Exploiting the data collected during November 2015 with Pb–Pb collisions at the record-breaking energy of √sNN = 5.02 TeV, ALICE measured for the first time the anisotropic flow of charged particles at this energy.
Relativistic heavy-ion collisions are the tool of choice to investigate quark–gluon plasma (QGP) – a state of matter where quarks and gluons move freely over distances that are large in comparison to the typical size of a hadron. Anisotropic flow, which measures the momentum anisotropy of final-state particles, is sensitive on the one hand to the initial density and to the initial geometry fluctuations of the overlap region, and on the other hand to the transport properties of the QGP. Flow is quantified by the Fourier coefficients, νn, of the azimuthal distribution of the final-state charge particles. The dominant flow coefficient, ν2, referred to as elliptic flow, is related to the initial geometric anisotropy. Higher coefficients, such as triangular flow (ν3) and quadrangular flow (ν4), can be related primarily to the response of the produced QGP to fluctuations of the initial energy density profile of the participating nucleons.
Figure 1 shows the centrality dependence of flow coefficients, both for 2.76 and 5.02 TeV Pb–Pb collisions. Compared with the lower-energy results, the anisotropic flows ν2, ν3 and ν4 increase at the newly measured energy by (3.0±0.6)%, (4.3±1.4)% and (10.2±3.8)%, respectively, in the centrality range 0–50%.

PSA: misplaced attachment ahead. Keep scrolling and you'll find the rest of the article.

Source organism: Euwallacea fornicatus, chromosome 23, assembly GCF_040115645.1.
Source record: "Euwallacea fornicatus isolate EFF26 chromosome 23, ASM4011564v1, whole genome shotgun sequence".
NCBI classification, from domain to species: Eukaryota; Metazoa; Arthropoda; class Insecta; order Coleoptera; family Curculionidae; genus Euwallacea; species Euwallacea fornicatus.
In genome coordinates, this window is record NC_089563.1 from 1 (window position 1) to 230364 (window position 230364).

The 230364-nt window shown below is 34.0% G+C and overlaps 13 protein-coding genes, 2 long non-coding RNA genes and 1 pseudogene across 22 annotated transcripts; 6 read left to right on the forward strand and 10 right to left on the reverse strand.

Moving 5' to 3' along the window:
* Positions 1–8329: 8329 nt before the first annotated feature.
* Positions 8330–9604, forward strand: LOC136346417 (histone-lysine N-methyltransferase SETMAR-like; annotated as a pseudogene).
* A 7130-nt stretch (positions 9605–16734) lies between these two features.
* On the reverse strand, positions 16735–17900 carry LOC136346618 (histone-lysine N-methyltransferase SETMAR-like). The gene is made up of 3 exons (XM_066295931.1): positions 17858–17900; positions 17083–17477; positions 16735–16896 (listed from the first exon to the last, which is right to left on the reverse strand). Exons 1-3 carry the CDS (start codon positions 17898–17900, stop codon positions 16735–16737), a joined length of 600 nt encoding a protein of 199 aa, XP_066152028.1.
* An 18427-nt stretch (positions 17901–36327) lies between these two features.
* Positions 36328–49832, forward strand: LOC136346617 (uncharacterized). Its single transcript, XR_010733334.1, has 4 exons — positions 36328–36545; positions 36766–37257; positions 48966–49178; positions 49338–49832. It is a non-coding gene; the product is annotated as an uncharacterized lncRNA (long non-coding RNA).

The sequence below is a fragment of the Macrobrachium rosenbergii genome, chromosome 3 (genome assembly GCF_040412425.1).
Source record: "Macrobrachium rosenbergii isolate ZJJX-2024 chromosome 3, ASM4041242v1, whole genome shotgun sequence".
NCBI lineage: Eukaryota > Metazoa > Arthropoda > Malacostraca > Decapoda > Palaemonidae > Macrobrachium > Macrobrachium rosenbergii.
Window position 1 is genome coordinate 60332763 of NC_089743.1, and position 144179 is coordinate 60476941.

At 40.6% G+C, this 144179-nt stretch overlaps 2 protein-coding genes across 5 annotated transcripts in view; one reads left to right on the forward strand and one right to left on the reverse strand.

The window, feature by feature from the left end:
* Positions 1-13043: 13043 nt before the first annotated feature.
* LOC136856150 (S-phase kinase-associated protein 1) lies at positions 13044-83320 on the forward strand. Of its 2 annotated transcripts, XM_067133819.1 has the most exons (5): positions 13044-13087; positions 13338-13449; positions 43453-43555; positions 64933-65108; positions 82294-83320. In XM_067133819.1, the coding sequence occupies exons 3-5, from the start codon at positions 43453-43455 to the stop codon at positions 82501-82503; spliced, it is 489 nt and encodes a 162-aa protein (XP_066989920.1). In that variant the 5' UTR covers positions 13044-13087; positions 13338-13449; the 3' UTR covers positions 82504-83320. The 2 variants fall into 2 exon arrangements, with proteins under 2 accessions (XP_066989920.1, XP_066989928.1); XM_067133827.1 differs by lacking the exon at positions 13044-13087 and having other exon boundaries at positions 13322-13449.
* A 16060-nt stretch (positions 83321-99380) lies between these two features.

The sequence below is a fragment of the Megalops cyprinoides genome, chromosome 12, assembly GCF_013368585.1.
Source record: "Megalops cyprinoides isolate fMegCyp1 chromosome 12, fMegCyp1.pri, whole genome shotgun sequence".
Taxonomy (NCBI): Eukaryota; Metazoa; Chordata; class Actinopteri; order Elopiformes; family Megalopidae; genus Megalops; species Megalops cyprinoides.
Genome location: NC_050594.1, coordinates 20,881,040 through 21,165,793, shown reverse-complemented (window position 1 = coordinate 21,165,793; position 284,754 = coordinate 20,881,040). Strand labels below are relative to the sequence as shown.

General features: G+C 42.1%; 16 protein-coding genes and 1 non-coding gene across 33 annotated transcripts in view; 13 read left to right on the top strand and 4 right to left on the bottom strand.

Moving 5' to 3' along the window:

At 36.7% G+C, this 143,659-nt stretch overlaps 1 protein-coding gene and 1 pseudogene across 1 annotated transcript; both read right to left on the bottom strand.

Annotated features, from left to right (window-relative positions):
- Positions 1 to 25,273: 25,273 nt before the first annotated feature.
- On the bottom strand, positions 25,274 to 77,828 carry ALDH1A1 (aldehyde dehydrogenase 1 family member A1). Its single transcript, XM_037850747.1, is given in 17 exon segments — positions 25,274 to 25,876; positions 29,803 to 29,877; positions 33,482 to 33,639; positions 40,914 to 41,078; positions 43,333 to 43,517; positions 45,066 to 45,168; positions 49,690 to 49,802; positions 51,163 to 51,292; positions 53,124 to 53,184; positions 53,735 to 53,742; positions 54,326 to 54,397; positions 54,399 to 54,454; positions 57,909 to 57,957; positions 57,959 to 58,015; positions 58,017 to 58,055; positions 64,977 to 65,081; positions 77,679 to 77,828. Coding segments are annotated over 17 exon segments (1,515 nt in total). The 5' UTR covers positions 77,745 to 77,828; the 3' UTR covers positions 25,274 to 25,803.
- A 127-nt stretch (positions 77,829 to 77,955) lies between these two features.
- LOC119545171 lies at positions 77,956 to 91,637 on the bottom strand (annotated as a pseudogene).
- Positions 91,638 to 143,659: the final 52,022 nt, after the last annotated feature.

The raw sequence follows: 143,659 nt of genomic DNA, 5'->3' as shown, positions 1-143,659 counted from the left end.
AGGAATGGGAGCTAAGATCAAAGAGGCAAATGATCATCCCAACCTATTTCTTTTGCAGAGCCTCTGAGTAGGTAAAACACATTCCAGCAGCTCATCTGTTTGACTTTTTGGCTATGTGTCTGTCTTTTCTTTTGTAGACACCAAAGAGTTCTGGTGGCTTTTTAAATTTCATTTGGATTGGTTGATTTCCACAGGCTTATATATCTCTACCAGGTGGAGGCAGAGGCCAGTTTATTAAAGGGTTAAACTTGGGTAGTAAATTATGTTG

The transport properties of the created matter are investigated by comparing the experimental results with hydrodynamic model calculations, where the shear-viscosity to entropy density ratio, η/s, is the dominant parameter. Previous studies demonstrated that anisotropic flow measurements are best described by calculations using a value of η/s close to 1/4π, which corresponds to the lowest limits for a quantum fluid. It is observed in figure 1 that the magnitude and the increase of anisotropic flow measured at the higher energy remain compatible with hydrodynamic predictions, favouring a constant value for η/s going from √sNN = 2.76 to 5.02 TeV Pb–Pb collisions.
It is also observed that the results of the pT-differential flow are comparable for both energies. This observation indicates that the increase measured in the integrated flow (figure 1) reflects the increase of the mean transverse momentum. Further comparisons of differential-flow measurements and theoretical calculations will provide a unique opportunity to test the validity of the hydrodynamic picture, and the power to further discriminate between various possibilities for the temperature dependence of the shear-viscosity to entropy density ratio of the produced matter in heavy-ion collisions at highest energies.